May 25, 2018

The Advocate's Toolbox

When Kids Share Banned Books | Scales on Censorship

A parent who helps me in my middle school library asked me why bookstores were putting the picture books I Am Jazz (Penguin, 2014) and Morris Micklewhite and the Tangerine Dress (Groundwood, 2014) in the teen section. I had to admit that I wasn’t aware of this. Is this a widespread practice, and if so, why?
I hope it’s not widespread. The books are picture books and should be where all young children have access to them. My guess is that this bookstore owner doesn’t want the hassle of dealing with parents who have a problem with transgender issues and characters in titles for young children. However, they aren’t considering that some parents may want their kids to read these books. I can’t imagine that bookstore personnel really believe that teens will be purchasing these picture books, unless they are for younger siblings. Let’s hope that the teens actually do that. My real concern is that these books may not sell ­because they are basically labeled and hidden away, which, of course, is the same thing as having restricted shelves in libraries.

When I was in middle school, my friends and I passed around books that had been banned in our school. We marked certain passages in Judy Blume’s Forever, Norma Fox Mazer’s Up in Seth’s Room, and J.D. Salinger’s The Catcher in the Rye. Now that I’m a middle school librarian, I’m wondering how prevalent this behavior is. Should I be concerned?
You absolutely shouldn’t be concerned. Instead, celebrate the behavior. Every generation has what they perceive as “forbidden” literature. My mother didn’t want me reading True Love magazine, but I did it anyway—at night by the glow of a little flashlight. It’s all part of being an adolescent.

Do your students a favor and introduce them to the forthcoming Ban This Book by Alan Gratz (Starscape, Aug. 2017). It tells the story of a girl who discovers that some of her favorite books have been banned from her school library. She takes matters into her own hands and sets up a banned books lending library from her locker. Soon students throughout the school are in line to read the books. Not only does this novel send a message about how students feel when their rights have been violated, but it also lets children know how to be proactive and how to take a stand.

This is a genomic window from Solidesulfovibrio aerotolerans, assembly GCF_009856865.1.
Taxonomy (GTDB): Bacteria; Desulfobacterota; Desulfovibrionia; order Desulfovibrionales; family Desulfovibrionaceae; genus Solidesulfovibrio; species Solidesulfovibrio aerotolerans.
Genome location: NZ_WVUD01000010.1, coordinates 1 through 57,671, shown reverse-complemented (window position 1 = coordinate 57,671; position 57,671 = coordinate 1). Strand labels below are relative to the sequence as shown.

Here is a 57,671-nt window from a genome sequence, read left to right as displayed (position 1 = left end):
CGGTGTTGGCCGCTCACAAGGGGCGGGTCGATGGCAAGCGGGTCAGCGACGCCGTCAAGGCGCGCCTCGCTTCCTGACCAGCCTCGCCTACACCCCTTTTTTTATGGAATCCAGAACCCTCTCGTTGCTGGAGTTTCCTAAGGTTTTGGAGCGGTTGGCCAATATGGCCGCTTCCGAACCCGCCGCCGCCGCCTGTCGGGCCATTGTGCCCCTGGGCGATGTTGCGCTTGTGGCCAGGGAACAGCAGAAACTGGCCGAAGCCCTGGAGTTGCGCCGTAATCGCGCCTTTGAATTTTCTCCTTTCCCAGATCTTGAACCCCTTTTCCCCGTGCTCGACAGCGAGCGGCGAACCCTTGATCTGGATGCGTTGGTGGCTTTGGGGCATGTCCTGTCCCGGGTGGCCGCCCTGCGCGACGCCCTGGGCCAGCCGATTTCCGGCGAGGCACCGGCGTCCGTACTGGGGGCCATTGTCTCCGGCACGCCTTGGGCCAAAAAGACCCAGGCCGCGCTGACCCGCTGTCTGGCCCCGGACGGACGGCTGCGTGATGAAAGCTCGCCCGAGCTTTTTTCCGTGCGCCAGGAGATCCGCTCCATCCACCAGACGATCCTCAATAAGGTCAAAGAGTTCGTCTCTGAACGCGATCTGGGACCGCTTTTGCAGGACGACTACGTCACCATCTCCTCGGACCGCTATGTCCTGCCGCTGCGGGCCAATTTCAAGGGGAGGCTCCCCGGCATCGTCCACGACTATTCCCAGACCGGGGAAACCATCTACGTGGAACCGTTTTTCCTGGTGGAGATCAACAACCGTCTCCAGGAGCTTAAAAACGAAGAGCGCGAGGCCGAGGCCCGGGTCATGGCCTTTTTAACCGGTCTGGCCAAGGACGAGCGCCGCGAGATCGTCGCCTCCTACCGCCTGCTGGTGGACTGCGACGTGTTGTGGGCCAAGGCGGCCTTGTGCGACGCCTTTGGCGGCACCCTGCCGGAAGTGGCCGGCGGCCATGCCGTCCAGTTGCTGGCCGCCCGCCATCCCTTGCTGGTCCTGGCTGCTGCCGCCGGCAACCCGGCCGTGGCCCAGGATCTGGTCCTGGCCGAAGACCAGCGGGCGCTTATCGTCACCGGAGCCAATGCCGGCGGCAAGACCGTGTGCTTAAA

Last fall, an English teacher in my high school suggested that his students see the movie Fences. A parent voiced a concern to the principal that she didn’t think it was appropriate for a teacher to recommend films. This prompted the principal to issue a statement to the faculty that “under no circumstances” should a teacher suggest that students see ­movies. The faculty are very upset, because the science teachers ­really want to recommend Hidden Figures and social ­studies teachers want to suggest The Zookeeper’s Wife. Does a principal really have the authority to issue such a firm order because one parent complained?
It’s unreasonable for a principal to make such a demand. These movies are relevant to the high school curriculum and could spark great discussion. The teachers are only suggesting that students see the movies; they aren’t ­requiring it. Librarians and teachers suggest books to ­students on a daily basis. How is recommending a movie different from good reader guidance?

Some school districts address outside activities such as movies, plays, and museum exhibits in the board policy manual. If your district doesn’t have a policy, suggest that the faculty craft a statement for their syllabi that informs students and parents that “from time to time, the teacher may make movie recommendations to support and ­enlarge upon material taught in class.” It should be firmly stated that this isn’t a “requirement” and that students won’t be graded on whether they see the film. Principals don’t like dealing with angry parents. I suspect your principal will be happy to have a statement to remind parents that learning extends beyond the classroom.

Pat Scales is the former chair of the American Library Association’s Intellectual Freedom Committee. You can send your questions or comments on censorship to her at

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Pat Scales About Pat Scales

Pat Scales is the former chair of the American Library Association’s Intellectual Freedom Committee. You can send your questions or comments on censorship to her at



  1. Cassandra says:

    This is awesome. I absolutely love this and I might even put this in my censorship essay.

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